Chris van Schaick: My legs are one of my best features

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What a gentleman wears below the belt in summer is causing great arguments in the van Schaick household

“That,” announced Mrs. v.S. emphatically, “is a stylistic disaster.” We were on the forecourt of Meringtons, our local garage and convenience store. She’d just seen a man go inside the shop wearing mustard coloured shorts.

It was a few weeks ago and yet I realised, even then, that with a Hampshire high summer just around the corner, the first shots had been fired in an annual conflict that sunders man and woman round here – The Shorts Wars.

During more than 20 summers in the Meon Valley, I have yet to meet a woman who approves of her husband’s choice of shorts. In fact, some of the sisters hereabouts can get quite vitriolic in their condemnation of what their partners wear below the belt in the warmer months.

Yet if we men never expose our legs to the sunlight, we are likewise condemned for lower limbs that, to borrow a phrase from Greg Dyke, are hideously white.

I firmly believe that my legs are one of my best features. They’ve been reasonably well toned by fifty years of football and cycling. I like to get them out. It’s liberating for a man to enjoy moments without trouser bottoms flapping round his ankles. But as summer advances, it’s not just the temperatures that hot up. It’s the heat of the arguments too.

Length is one of the most bitterly fought points. Mrs. v. S. has advanced the theory that the minimum length of a man’s shorts must be in proportion to his waistline. That’s reasonable, I think. A paunch in close proximity to very short shorts creates the look that in other contexts would be known as a muffin top. It’s just not right. We can all agree there.

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But after that, the question of length becomes a source of heated argument. Should it be above or below the knee for a gentleman? I’ve been chastised for both choices and for intermediate compromises.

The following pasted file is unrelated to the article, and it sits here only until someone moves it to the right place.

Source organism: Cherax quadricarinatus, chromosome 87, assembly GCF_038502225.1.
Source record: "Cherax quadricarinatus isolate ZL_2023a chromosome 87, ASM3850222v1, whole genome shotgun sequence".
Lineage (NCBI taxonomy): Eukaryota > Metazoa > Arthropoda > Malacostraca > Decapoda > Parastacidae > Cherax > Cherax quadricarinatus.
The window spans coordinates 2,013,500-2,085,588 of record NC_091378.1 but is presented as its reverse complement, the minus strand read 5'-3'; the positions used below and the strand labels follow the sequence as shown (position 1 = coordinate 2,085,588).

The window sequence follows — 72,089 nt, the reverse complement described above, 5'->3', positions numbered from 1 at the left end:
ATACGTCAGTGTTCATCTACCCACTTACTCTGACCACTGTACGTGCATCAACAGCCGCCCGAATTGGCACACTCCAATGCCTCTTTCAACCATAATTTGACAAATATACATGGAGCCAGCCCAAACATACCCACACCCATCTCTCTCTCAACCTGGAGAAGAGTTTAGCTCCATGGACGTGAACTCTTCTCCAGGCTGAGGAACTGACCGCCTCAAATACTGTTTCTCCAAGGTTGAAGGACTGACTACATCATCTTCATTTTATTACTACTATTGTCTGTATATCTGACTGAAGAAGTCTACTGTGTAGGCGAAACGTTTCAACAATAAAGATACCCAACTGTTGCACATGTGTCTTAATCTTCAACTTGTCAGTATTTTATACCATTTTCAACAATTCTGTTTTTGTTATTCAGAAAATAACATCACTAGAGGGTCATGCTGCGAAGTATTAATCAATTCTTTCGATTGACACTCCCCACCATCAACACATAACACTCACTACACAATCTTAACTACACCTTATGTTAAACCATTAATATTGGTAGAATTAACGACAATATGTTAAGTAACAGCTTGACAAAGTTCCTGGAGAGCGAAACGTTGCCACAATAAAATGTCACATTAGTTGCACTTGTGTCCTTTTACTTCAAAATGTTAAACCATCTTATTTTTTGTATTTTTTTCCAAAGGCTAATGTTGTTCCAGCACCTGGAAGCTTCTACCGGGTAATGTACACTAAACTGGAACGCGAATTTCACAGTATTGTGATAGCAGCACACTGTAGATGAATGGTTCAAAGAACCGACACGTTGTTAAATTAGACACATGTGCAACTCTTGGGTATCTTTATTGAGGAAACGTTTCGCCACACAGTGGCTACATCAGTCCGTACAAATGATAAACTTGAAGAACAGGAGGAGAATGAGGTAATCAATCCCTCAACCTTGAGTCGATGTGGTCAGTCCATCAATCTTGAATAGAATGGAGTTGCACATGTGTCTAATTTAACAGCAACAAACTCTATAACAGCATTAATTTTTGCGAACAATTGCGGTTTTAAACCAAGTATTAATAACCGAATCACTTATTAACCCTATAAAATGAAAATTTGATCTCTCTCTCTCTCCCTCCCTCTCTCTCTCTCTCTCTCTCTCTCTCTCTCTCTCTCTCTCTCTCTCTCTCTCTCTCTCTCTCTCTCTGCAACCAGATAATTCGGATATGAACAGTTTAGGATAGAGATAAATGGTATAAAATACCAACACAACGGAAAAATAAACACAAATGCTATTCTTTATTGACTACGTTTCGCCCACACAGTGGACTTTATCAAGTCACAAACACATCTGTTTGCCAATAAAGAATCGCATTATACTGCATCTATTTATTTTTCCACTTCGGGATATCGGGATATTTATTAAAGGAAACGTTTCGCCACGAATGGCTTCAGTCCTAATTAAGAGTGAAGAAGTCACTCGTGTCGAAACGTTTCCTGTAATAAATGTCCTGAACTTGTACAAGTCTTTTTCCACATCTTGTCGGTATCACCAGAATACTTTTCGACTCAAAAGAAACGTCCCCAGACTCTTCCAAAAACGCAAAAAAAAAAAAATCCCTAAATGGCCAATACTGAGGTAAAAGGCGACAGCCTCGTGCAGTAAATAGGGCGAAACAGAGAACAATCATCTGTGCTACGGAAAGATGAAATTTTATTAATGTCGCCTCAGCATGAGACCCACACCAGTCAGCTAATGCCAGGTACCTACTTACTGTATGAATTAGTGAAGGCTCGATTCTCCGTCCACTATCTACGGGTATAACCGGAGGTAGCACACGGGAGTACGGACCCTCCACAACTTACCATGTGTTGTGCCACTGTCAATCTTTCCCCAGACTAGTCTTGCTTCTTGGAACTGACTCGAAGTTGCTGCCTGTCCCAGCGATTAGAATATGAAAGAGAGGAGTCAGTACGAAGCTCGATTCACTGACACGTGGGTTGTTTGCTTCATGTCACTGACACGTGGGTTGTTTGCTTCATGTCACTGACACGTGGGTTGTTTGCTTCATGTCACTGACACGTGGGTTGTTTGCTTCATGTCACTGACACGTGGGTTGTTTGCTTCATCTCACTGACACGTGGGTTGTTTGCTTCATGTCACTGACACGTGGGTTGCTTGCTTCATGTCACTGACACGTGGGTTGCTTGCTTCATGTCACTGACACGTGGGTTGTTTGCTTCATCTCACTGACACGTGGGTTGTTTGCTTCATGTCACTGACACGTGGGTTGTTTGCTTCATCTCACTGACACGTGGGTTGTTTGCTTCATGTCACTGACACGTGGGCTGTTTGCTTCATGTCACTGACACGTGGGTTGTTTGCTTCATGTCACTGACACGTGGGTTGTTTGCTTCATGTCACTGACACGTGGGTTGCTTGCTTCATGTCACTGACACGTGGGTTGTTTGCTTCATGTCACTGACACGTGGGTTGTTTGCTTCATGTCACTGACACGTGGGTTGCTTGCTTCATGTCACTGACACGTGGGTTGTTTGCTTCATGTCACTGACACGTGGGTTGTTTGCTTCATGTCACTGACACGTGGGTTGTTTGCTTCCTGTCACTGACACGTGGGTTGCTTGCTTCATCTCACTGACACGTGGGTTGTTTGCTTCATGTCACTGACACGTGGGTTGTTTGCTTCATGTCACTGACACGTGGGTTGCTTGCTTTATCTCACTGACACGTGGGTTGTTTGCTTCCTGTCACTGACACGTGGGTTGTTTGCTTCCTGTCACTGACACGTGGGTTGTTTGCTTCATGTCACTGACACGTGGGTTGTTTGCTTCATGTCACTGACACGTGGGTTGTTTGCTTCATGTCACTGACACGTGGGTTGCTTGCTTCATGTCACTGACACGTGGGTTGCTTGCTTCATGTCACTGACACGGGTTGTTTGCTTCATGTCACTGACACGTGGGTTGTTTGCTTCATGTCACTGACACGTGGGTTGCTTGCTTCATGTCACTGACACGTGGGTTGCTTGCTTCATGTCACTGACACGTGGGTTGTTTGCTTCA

My mate Jeremy has tried to avoid this bone of contention altogether by sporting shorts which hardly even merit the description. They’re those low slung numbers that carry on down until they’re in touching distance of Jezza’s ankles.

In any future truth and reconciliation commission on men’s shorts in the Meon Valley, I’d be prepared to offer this as common ground: patterns, logos and other instances of cluttered garishness on a pair of shorts are wrong. All reasonable men and women can agree on that, I think.

But colour is another matter. We already know of Mrs. v.S.’s antipathy towards the mustard. Yet her response to blue has been lukewarm at best. White? Out of the question. Red? I don’t think so. You see I’m struggling to identify a colour which would gain acceptability.

Many of the world’s conflicts have persisted for centuries and there’s no reason to think that The War of the Shorts will be any shorter. I may just have to accept that, when it comes to the female view of men’s shorts, I am simply destined always to wear the wrong trousers.

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